The Right Honourable Helen Clark is in the Everest region of Nepal this week, trekking the steep, winding tracks through the Himalayas up to Thyangboche (3870m), to visit the current and historic work of Sir Edmund Hillary’s Himalayan Trust.
The trek is part of the celebrations taking place this year to mark 100 years since Hillary’s birth.
Today, May 29, also marks 66 years since New Zealander Hillary and Nepali Sherpa Tenzing Norgay reached the summit of Mt Everest in Nepal, the highest peak in the world.
“Trekking through this area is very special. As we pass villages clinging to hillsides, the yak and mule trains, and the tea houses, we have enjoyed the warm and generous welcome extended to all New Zealand visitors,” said Helen.
“All along the trekking route, I’ve met people who have been educated in the schools established by Sir Edmund Hillary and the Himalayan Trust. Many have gone on to become teachers, health workers, doctors, community leaders and to work in trekking and tourism. Education is always a catalyst for human development and I’ve been reminded of that every day here in Nepal.”
Helen visited Khumjung school, the first school built by Hillary in 1961, where she spent time reading a book on Sir Ed to young students and meeting with senior students. She also visited Kunde Hospital, built by Hillary in 1966, taking time to speak with the Doctor-in-Charge, Dr Kami, who began his education at a school built by Hillary in the remote village of Thame.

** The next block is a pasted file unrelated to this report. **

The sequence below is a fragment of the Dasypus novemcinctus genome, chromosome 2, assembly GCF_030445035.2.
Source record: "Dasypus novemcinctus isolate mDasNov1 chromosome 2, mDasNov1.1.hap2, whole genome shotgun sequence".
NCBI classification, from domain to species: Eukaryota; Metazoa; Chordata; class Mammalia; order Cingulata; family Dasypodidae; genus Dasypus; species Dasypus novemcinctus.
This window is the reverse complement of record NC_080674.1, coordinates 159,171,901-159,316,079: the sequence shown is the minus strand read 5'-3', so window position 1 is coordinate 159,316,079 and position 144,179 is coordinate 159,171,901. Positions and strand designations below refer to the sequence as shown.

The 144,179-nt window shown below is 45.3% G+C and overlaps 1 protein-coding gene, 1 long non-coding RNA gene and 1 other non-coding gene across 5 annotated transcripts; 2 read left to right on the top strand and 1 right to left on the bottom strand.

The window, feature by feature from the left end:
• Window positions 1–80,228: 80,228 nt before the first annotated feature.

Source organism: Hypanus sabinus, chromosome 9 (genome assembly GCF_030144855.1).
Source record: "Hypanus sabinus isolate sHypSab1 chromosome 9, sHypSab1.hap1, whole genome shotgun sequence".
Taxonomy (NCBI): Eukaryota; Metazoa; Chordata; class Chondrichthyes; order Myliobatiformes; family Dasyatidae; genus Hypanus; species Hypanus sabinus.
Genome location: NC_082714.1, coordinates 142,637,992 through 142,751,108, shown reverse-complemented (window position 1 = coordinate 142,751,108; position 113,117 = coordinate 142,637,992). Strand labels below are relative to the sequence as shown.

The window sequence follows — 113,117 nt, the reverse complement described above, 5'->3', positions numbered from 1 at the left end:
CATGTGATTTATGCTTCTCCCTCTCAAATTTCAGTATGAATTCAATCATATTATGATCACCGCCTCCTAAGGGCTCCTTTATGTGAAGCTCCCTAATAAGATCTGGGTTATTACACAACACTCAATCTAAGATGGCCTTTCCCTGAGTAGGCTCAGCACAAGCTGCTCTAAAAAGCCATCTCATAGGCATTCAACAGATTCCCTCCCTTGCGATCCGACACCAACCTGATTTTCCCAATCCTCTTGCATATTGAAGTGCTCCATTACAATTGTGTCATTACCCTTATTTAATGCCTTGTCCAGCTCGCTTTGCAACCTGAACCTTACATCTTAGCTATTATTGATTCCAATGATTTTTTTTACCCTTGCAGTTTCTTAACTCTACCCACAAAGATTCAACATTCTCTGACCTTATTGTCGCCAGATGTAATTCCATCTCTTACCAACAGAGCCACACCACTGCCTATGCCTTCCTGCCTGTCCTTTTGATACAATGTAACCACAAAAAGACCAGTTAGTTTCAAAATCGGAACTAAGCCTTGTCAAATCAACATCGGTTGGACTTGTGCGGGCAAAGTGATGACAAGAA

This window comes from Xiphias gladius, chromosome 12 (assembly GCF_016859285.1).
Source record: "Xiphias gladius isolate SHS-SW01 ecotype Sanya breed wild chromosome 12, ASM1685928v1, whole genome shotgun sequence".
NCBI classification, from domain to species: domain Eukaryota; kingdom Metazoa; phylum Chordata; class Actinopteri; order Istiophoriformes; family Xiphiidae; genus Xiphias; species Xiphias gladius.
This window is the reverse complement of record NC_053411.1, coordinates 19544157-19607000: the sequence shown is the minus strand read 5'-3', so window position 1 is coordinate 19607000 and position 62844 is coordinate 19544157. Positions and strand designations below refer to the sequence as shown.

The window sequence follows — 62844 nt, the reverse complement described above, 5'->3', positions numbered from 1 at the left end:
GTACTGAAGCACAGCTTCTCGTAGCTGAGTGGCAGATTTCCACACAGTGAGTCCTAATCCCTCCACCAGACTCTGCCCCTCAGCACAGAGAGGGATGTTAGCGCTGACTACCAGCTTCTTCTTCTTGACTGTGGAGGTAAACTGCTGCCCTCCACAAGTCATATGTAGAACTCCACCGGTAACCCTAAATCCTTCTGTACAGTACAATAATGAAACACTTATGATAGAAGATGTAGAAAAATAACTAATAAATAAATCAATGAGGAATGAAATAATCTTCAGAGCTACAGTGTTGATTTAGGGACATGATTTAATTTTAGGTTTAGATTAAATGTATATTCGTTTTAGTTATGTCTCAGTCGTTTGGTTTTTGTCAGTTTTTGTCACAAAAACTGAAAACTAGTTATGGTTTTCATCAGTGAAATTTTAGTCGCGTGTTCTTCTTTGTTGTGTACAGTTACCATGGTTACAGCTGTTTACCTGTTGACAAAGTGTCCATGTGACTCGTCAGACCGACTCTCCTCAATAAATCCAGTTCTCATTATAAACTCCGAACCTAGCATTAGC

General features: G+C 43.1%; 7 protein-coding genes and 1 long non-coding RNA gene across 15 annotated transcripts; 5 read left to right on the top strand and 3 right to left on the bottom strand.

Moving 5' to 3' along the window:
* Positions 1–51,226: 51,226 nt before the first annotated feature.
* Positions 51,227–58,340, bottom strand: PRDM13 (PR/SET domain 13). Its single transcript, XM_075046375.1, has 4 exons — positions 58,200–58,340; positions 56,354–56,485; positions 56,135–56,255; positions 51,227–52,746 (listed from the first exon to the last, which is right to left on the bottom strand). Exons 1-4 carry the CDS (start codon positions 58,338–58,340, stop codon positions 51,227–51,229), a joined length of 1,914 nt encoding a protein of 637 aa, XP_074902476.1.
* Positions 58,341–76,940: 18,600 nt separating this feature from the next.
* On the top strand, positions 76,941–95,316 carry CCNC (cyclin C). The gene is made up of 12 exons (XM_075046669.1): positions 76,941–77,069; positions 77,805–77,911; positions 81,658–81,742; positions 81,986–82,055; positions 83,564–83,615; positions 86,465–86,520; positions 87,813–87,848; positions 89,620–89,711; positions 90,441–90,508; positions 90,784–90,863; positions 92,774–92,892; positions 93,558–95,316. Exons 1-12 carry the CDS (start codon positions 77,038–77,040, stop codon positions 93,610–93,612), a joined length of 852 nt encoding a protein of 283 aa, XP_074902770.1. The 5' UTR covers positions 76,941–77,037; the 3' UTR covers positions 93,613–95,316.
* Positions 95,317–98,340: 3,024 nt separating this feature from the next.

As well as experiencing the historical legacy, Clark has been seeing some of the earthquake-strengthened classrooms built to replace those damaged in the 2015 earthquakes and will also visit a new safe water system in the village of Musey. Generous donations from New Zealanders have made all these works possible.
Helen added: “Sir Ed worked tirelessly to raise funds to provide education and health care for people and for reforestation in this region of Nepal. Much of the money he raised was donated by the New Zealand public. It’s a privilege to be here in Nepal and see this legacy first-hand.
“Sir Ed was an inspiration for New Zealanders and for the Sherpa communities with which he worked. We can all be proud of his legacy.”